Elucidating molecular mechanisms of seed development in Arabidopsis and fiber development in cotton
MetadataShow full item record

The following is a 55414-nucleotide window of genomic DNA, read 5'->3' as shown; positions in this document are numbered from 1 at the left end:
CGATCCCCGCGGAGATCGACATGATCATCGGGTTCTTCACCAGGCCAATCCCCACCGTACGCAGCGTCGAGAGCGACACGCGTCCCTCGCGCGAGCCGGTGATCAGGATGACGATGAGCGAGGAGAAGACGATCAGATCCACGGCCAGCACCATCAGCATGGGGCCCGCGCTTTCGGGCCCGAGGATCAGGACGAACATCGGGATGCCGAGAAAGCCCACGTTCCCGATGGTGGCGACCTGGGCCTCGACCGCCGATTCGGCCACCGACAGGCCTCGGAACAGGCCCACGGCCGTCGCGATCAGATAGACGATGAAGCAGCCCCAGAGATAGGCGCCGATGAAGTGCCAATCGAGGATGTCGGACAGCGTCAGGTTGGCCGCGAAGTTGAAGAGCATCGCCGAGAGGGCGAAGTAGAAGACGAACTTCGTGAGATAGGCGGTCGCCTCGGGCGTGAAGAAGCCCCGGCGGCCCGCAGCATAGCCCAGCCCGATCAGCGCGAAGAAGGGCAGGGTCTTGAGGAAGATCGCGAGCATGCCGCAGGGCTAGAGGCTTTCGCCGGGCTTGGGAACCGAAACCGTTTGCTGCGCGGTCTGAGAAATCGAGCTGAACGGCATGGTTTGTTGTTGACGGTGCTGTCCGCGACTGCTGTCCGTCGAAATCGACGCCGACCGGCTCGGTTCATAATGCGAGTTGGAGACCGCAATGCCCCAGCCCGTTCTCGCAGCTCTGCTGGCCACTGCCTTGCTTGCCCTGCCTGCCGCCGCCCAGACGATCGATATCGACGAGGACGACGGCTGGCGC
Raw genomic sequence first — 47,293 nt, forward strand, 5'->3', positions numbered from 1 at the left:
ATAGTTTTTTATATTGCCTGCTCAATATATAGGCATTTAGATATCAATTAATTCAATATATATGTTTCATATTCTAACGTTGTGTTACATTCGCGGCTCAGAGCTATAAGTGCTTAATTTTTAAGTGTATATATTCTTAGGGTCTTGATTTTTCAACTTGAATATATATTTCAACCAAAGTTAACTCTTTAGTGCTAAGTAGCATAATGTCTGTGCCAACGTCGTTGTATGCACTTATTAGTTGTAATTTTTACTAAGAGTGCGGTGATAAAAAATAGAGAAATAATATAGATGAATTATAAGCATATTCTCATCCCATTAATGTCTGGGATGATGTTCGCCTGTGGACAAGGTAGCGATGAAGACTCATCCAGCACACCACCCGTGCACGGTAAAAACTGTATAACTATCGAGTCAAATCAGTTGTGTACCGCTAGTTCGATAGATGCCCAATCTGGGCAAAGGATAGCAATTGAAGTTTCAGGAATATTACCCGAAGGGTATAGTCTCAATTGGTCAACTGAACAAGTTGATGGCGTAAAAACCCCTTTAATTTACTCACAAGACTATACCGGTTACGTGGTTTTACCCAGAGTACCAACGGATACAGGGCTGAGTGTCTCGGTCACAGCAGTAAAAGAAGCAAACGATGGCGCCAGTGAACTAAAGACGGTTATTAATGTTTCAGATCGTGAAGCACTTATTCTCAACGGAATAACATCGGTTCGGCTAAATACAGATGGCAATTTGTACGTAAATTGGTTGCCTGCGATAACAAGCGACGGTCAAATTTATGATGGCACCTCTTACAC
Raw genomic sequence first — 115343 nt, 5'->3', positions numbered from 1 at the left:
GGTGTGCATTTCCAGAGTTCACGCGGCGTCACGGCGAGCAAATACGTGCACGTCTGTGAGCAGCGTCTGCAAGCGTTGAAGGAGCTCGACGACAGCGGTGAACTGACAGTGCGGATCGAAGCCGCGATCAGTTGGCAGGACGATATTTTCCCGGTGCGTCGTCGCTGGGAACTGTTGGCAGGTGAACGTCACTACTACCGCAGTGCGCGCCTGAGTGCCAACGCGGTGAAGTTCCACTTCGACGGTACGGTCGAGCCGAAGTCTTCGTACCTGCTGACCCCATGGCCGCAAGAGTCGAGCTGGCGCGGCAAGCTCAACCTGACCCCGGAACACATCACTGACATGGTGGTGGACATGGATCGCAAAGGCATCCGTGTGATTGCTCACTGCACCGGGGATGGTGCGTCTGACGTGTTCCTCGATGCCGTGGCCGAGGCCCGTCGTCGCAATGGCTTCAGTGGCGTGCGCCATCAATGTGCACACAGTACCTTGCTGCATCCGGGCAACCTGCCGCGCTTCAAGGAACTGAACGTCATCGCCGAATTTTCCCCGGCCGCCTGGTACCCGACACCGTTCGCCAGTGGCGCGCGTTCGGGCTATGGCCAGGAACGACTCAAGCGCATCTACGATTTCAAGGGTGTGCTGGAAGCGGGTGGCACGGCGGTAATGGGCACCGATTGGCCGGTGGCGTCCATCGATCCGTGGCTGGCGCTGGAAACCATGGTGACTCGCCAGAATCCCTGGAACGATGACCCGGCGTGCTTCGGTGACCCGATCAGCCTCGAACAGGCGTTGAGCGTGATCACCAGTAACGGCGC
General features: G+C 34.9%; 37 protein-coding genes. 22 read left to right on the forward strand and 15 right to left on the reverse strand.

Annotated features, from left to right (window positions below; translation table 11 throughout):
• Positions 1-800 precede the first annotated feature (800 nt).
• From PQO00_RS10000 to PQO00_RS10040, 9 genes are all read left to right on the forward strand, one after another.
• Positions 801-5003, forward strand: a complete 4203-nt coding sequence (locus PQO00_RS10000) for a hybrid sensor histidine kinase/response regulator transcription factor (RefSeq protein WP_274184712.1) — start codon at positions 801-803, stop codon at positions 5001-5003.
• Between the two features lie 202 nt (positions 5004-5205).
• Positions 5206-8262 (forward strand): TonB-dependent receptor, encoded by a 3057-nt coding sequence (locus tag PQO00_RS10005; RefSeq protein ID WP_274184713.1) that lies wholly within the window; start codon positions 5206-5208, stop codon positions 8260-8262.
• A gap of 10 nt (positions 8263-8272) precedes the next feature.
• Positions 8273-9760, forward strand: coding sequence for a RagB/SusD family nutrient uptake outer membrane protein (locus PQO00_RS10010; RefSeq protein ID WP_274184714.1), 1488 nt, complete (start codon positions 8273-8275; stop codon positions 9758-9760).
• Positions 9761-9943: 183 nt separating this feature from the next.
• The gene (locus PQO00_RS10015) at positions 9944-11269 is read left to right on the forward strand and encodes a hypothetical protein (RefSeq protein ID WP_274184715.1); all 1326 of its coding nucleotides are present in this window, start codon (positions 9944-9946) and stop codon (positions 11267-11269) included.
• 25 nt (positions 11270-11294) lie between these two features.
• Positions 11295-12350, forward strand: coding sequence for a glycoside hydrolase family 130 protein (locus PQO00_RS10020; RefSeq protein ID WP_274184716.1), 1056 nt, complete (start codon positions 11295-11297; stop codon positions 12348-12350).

Seeds are important energy resource and source of fabric materials for humans. We intake more than 40% of calories as well as nutrients from various angiosperm seeds, and use cotton fibers derived from seed coats for the majority natural fabric materials. In this dissertation, I investigated two seed development mechanisms; imprinting effects on seed size in Arabidopsis and fiber cell differentiation from seed coats in cotton. Seed size is affected by genetic mutations and imprinting. Imprinting is a widespread epigenetic phenomenon in mammals and flowering plants, in which selected genes are differentially expressed between alleles in a parent-of-origin manner. ETHYLENE INSENSITIVE2 (EIN2) encodes an essential signal molecule that links the ethylene perception on endoplasmic reticulum (ER) to transcriptional regulation in the nucleus. Interestingly, EIN2 is an imprinted gene in both Arabidopsis and maize, and is maternally expressed in the endosperm. The function of most imprinted genes including EIN2 is largely unknown in plants. In chapter two, I show how the imprinted expression of EIN2 regulates seed size in Arabidopsis. Cotton (Gossypium spp.) is the largest renewable source of textile fiber in the world and it is also an important oil crop. Cotton fibers are made up of individual cells that are derived from ~30% of epidermal cells on surface of the cotton seed, which each elongate up to several centimeters. Efforts to understand the causes of this shift has been hampered by the difficulty of isolating fiber cells from epidermal cells at the earliest stages of development. In chapter three and four, I show the gene expression and RNA modification of various tissues as well as different stages of fibers including early stage fibers collected by Laser Capture Microdissection technology, to identify the underlying mechanism of fiber development in cotton. These results provide mechanistic insights into the imprinting effect of EIN2 on seed development and shed light on the early changes in gene activity controlling fiber development in cotton, which may help manipulate seed and fiber yields.